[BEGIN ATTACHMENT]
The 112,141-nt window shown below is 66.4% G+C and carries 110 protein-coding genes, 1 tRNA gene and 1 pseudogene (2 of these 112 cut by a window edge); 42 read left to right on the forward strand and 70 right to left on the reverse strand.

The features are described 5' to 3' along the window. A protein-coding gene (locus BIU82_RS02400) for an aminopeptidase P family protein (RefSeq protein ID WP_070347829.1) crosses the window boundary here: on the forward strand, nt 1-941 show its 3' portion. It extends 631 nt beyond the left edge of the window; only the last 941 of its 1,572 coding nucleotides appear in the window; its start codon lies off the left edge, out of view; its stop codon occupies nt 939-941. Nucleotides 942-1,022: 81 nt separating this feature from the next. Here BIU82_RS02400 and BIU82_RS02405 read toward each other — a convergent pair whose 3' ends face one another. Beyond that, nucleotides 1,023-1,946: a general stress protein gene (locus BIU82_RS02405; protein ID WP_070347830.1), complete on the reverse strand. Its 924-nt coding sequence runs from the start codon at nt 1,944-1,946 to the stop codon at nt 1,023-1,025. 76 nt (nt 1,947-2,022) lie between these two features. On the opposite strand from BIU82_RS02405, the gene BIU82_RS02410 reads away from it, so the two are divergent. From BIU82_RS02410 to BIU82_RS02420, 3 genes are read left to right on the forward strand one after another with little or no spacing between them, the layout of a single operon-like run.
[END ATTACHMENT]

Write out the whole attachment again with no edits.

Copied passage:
The 112,141-nt window shown below is 66.4% G+C and carries 110 protein-coding genes, 1 tRNA gene and 1 pseudogene (2 of these 112 cut by a window edge); 42 read left to right on the forward strand and 70 right to left on the reverse strand.

The features are described 5' to 3' along the window. A protein-coding gene (locus BIU82_RS02400) for an aminopeptidase P family protein (RefSeq protein ID WP_070347829.1) crosses the window boundary here: on the forward strand, nt 1-941 show its 3' portion. It extends 631 nt beyond the left edge of the window; only the last 941 of its 1,572 coding nucleotides appear in the window; its start codon lies off the left edge, out of view; its stop codon occupies nt 939-941. Nucleotides 942-1,022: 81 nt separating this feature from the next. Here BIU82_RS02400 and BIU82_RS02405 read toward each other — a convergent pair whose 3' ends face one another. Beyond that, nucleotides 1,023-1,946: a general stress protein gene (locus BIU82_RS02405; protein ID WP_070347830.1), complete on the reverse strand. Its 924-nt coding sequence runs from the start codon at nt 1,944-1,946 to the stop codon at nt 1,023-1,025. 76 nt (nt 1,947-2,022) lie between these two features. On the opposite strand from BIU82_RS02405, the gene BIU82_RS02410 reads away from it, so the two are divergent. From BIU82_RS02410 to BIU82_RS02420, 3 genes are read left to right on the forward strand one after another with little or no spacing between them, the layout of a single operon-like run.